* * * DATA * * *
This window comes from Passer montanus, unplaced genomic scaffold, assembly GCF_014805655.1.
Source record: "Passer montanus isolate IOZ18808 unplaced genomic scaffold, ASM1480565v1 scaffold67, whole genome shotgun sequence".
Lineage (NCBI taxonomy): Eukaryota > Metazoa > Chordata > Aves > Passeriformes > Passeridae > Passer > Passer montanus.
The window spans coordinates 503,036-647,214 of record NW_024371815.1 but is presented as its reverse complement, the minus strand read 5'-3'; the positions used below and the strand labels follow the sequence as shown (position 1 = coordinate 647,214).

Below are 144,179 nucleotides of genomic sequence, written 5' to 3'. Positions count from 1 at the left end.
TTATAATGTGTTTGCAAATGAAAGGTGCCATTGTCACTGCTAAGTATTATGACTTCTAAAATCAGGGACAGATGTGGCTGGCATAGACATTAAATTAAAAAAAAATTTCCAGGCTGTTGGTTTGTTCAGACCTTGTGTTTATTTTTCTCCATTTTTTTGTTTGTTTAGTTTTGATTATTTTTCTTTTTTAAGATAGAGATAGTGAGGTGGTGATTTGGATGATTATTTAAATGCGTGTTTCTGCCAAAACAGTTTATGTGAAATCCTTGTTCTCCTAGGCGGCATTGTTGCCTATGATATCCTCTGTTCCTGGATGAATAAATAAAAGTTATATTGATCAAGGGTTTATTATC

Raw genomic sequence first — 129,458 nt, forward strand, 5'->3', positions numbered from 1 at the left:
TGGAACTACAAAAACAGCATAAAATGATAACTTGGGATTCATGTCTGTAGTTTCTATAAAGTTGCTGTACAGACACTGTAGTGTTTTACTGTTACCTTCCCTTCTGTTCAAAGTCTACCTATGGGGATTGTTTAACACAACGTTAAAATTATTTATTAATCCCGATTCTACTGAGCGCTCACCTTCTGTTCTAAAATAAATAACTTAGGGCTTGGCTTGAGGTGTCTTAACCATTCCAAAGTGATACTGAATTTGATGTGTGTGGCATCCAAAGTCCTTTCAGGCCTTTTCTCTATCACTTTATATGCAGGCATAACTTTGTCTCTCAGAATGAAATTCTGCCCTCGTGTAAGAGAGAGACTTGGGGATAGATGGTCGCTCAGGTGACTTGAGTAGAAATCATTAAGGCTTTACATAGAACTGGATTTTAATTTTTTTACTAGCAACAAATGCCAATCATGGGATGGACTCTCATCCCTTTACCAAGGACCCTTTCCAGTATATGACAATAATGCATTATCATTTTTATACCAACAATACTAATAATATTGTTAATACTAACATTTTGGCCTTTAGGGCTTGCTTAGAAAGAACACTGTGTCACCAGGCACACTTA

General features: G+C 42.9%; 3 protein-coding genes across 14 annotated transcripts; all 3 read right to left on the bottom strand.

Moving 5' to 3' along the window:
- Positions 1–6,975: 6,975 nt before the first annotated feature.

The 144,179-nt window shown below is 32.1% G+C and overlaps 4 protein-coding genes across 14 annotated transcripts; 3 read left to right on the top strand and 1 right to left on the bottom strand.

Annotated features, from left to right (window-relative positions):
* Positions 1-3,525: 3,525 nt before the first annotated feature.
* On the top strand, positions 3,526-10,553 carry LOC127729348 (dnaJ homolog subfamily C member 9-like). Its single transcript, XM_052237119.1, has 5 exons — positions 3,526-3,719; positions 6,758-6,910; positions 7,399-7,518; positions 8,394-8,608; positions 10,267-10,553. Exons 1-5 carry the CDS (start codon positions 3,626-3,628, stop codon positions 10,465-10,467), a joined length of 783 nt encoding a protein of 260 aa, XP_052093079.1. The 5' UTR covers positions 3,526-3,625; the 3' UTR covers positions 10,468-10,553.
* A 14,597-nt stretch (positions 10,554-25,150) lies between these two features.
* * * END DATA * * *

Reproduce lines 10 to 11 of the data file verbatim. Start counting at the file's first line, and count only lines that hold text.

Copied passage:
Moving 5' to 3' along the window:
- Positions 1–6,975: 6,975 nt before the first annotated feature.